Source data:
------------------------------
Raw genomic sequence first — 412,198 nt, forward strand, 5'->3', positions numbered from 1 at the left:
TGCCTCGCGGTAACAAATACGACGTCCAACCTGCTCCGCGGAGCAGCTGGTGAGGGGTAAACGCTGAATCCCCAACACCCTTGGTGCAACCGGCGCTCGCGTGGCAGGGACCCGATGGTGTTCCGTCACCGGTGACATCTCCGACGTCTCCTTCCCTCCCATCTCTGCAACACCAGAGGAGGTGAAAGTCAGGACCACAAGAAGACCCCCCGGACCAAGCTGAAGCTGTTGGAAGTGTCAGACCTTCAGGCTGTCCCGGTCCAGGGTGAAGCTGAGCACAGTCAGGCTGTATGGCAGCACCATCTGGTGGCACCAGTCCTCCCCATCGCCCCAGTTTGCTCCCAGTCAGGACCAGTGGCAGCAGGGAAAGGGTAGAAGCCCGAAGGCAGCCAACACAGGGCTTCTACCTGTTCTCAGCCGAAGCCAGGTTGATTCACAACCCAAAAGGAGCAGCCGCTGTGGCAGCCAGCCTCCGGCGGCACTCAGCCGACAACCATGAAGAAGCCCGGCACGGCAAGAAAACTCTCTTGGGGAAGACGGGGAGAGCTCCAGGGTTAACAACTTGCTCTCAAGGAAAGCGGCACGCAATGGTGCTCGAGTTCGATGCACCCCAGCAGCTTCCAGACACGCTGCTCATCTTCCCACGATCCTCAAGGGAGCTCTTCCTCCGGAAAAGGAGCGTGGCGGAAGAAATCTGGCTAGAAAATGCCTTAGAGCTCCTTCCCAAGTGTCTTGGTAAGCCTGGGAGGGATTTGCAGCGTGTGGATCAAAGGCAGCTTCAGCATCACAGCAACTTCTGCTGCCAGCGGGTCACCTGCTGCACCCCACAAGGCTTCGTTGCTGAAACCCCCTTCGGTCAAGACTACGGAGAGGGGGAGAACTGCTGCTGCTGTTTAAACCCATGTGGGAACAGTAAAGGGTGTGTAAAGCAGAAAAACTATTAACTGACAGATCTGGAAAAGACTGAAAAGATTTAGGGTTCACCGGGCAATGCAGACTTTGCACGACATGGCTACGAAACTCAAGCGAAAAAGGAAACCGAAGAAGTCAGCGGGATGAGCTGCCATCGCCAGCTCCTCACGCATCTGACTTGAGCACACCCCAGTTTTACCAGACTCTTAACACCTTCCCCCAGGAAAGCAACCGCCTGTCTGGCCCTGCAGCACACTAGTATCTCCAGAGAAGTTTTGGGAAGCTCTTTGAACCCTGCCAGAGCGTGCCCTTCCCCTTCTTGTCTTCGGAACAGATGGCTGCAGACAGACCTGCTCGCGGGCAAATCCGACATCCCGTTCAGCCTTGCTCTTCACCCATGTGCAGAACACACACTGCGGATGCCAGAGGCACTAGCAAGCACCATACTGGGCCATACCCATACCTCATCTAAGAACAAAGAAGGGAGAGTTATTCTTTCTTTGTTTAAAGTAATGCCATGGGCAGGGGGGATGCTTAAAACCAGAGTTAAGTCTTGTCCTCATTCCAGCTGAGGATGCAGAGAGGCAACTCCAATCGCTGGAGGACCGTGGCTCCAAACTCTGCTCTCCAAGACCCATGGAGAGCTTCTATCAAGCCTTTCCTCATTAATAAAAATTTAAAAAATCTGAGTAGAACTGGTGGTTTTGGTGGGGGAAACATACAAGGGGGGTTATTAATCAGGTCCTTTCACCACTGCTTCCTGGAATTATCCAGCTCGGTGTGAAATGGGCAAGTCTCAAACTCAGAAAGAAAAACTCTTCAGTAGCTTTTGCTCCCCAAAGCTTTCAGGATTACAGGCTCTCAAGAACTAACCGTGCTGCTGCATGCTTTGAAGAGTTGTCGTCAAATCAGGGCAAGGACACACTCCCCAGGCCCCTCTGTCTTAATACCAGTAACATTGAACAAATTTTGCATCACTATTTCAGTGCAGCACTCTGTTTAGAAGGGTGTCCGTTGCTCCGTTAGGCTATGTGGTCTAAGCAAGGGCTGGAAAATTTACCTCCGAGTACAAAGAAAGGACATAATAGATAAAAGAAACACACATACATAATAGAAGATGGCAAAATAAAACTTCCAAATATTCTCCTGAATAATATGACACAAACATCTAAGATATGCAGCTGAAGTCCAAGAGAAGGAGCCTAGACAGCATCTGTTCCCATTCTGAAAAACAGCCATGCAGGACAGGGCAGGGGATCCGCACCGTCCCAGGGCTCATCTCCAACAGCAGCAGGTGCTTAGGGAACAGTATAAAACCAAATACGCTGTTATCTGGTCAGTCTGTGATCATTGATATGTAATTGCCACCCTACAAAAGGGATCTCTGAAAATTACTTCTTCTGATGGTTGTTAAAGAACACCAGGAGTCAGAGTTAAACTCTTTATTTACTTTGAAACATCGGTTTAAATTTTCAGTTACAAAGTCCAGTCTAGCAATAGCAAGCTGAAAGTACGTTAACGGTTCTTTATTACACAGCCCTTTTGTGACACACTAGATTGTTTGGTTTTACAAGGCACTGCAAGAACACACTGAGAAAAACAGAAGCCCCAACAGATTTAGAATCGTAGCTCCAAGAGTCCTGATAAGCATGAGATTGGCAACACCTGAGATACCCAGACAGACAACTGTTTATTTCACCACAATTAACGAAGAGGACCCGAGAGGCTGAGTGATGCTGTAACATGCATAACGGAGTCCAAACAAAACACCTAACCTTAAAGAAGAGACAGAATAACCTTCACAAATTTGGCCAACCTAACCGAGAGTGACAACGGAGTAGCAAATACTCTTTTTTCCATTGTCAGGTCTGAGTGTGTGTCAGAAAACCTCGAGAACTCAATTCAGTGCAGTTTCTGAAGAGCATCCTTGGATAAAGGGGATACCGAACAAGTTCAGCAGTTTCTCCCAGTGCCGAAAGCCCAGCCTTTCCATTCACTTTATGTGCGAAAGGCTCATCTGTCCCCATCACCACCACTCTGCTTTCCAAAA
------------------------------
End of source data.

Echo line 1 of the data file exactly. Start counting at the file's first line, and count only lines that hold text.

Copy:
Raw genomic sequence first — 412,198 nt, forward strand, 5'->3', positions numbered from 1 at the left: